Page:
I did a post about this back in 2012, but in our discussion we got rather sidetracked by Wilts Museum and copyright issues! I am still interested in this topic, and wonder if anybody knows of any further research / discussions in publications over the past 4 years?
Reference: Field and Pearson report from 2012: Stonehenge, Amesbury, Wilts Archaeological Survey Report (EH Res Dept Report 109-2010.) Downloadable from the web.
The image above is acknowledged as copyright Wiltshire Heritage Museum:
The EH Report is available here: http://research.english-heritage.org.uk/report/?14951
Several things come into the frame here. One is the nature of the majority of the bluestones used in the settings. See this about "The Erratic Bluestone Circle"
The bluestone boulders appear to be abraded and heavily weathered, and many of them appear to be faceted -- just like far-travelled glacial erratics. So if they look like glacial erratics, they just might be glacial erratics, and the place where they were found just might be a degraded moraine.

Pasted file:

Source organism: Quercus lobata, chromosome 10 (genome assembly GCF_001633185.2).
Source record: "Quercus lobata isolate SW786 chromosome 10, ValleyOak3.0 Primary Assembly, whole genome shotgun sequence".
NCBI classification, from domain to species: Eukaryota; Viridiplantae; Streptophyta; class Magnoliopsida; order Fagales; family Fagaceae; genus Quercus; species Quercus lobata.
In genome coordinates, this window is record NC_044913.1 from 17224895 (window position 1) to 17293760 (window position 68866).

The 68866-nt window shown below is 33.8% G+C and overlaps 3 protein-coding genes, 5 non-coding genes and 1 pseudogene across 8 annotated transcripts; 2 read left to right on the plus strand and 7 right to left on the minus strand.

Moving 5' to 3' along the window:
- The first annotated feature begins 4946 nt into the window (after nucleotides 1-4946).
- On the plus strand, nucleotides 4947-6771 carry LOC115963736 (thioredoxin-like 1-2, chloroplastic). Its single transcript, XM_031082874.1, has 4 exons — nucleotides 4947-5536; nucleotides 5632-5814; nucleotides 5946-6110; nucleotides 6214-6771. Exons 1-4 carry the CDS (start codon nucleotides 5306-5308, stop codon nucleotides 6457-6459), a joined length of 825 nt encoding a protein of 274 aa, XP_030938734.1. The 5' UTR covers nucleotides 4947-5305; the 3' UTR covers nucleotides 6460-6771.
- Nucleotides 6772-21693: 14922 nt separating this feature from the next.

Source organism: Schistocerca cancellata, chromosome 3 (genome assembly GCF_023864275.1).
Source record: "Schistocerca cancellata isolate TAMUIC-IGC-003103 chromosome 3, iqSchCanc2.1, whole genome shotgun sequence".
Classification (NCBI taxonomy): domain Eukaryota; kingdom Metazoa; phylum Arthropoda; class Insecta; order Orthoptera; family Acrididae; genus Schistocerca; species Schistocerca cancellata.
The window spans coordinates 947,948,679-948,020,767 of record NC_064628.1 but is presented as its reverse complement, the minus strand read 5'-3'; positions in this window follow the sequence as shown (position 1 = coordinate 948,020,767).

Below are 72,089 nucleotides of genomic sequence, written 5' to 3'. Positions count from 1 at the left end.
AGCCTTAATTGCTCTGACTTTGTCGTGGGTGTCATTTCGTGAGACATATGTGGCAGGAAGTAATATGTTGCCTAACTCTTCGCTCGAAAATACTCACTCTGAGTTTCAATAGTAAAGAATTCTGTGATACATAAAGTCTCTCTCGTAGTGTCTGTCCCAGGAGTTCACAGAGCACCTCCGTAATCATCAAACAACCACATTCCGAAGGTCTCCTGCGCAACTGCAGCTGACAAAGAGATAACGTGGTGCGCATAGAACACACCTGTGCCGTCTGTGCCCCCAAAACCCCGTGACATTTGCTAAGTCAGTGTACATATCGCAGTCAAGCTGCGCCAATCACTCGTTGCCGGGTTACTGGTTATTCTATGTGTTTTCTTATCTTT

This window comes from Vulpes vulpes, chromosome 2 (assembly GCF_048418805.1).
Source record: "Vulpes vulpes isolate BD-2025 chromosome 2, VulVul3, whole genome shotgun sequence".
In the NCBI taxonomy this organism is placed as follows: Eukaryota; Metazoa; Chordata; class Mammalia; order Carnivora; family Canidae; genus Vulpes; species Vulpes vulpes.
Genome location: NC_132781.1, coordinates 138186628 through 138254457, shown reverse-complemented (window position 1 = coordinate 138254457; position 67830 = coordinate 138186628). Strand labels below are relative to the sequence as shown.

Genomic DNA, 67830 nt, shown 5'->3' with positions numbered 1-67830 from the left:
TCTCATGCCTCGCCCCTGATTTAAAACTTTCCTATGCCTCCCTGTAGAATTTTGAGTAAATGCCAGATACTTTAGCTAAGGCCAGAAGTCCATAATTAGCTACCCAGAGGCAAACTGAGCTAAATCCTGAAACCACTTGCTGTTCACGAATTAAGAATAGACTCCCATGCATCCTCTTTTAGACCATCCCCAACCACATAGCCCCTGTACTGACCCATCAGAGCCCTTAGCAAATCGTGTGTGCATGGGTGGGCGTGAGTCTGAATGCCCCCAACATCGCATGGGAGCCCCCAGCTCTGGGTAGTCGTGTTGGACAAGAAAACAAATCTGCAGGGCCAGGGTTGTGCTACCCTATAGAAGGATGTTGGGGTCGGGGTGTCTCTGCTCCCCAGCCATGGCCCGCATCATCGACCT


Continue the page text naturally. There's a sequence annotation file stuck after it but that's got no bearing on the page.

Another issue is the "honeycomb" nature of the bedrock surface at Stonehenge. This has been remarked upon by many of the Stonehenge archaeologists. It would be stretching things to extremes to claim that the WHOLE bedrock surface is a result of human interference and that it has ALL been affected by work on multiple stone settings. Are at least some of the chalk rock surface pits and hollows natural rather than man-made? Are some of these features solutional hollows and solutional rills? And more to the point, are some of them actually extraction pits from which bluestone and sarsen erratics have been taken -- to then be used in the stone settings?
Interesting topic. I shall explore this further in another post.